Majestic in Holiness

Majestic in Holiness

Why love God? The simple answer is that He commands it (Deut. 6:4-5 and Mark 12:28-34).

A reason for love is given in 1 John 4:19: “We love Him because He first loved us.”

Our love for God is based upon what He has done for us in Christ, and because He has poured out His Holy Spirit on us. But what is interesting about the command to love God is that it came before Christ. So what is it that should cause God to say, “Love Me”? What is it that should have caused there to be such awe of God?

I would like to suggest that there is something absolutely wonderful about God Himself, something so awesome and terrible that it makes people long to see Him and yet makes those same people quake in fear when they get but a glimpse. There is something about Yahweh that prompts people to love Him with all that they have and yet tremble in fear because of Him (Provb. 1:7 and Acts 9:31). There is something that we should value—not just because there is punishment if we don’t, or that we should value it because we can use it. It is better than any gold, silver, or money. It is more precious than beauty because beauty receives its quality from this reality about God.

What is it? It is the holiness of God.

Of course when “holiness” is brought up some people cringe—even Christians cringe or at the very least hesitate when the idea of “holy” or “holiness” is applied to anything but the Holy Spirit. But the fact that we cringe or hesitate demonstrates that we have no idea what holiness really is. For if we truly understood God’s holiness we would not cringe; we would tremble.

Holiness is the most frighteningly wonderful and beautiful thing about God. It is what made Moses want to see Him. It is the thing that causes the seraphim, those four living creatures circling the throne of God, to cry out, “Holy, holy, holy!” (Isaiah 6:3 and Revelation 4:8). This statement, this constant cry of these beings who are always in the presence of God should cause us to want to know what they know, to see what they see. This thing about God, this holiness that should fill these creatures with wonder is that thing that is supposed to grab hold of our hearts. It is what makes the love of Jesus so spectacular. It is what makes God’s adoption of us so astonishing and astounding.

Think of it! These exalted creatures that get to hover above God’s throne, that get to be in His presence night and day, don’t have something that we have. They cry, “Holy, holy, holy!” and the whole world shakes. If we saw what they see, if we were in His presence then we would shake and tremble and be like Isaiah the prophet who, when he stood in this holy presence, cried out, “Woe is me, for I am undone!” (Isaiah. 6:5). We would fall on our knees and implore the Lord even as Peter did, “Depart from me, for I am a sinful man, O Lord!” (Luke 5:8). The holiness of God is so majestic, so beautiful, so awesome that because of our sin we want God to go away. Because of our sin we look with awe at the seraphim and think that is as close to God as any creature can get.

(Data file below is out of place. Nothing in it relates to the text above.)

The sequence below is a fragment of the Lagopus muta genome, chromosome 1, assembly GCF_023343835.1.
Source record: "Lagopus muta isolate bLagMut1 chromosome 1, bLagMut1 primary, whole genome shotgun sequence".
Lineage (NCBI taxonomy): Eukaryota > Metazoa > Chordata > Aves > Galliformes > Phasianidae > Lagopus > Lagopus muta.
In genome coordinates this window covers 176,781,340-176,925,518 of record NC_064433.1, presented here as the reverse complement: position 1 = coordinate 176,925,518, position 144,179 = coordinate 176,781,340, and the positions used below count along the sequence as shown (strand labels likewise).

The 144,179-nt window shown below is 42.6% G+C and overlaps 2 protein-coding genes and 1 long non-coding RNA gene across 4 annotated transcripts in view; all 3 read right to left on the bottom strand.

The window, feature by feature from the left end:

But the awesome work of God lifts us up.

He lifts us up, washes us clean by the blood of Christ, and fills us with His Spirit so that the seraphim look at us in amazement, and envy our place. While they circle the throne and cry out holy, we get to draw near. We get to cry holy too, but we get to approach closer and closer. We move past the ranks of angels, past lofty seats of ancient creatures, through the circling seraphim to the very throne of God. We come, not as mere creatures, but as sons and daughters. This one, who is so holy and awesome, we get to call, “Daddy,” (Romans 8:15 and Galatians 4:6).

Want a more detailed discussion of monotheism and its implications for truth? Check out chapter 3 of The Trinity Mystery.

Suggested Readings:

  • Leviticus 10:1-7
  • II Samuel 6
  • Isaiah 6:1-7
  • Revelation 4:1-11
  • The Holiness of God by R.C. Sproul

Discussion Questions

  1. What is “holiness?” What does it mean that God is holy? Is it a good thing or a bad thing?
  2. Why do you think the reaction of Isaiah was “Woe is me!” and Peter’s reaction was, “Go away from me!” when they were in the presence of God? How does this relate to the holiness of God?
  3. How can we keep God’s holiness in mind? What benefit is there to us, and how would it affect our lives and witness?

About the Author:

Sam Andersen is a member of the Evangelical Free Church of Oelwein, Iowa where he has the opportunity to teach in different capacities. He holds a MA degree in History from Liberty University and a Bachelor of Ministry degree from the Antioch School of Church Planting and Leadership Development. He is the author of The Trinity Mystery a book that explores the doctrine of the Trinity and its implications, and the children’s book Falling Through the Creek. Email Sam at: [email protected].

You Might Also Like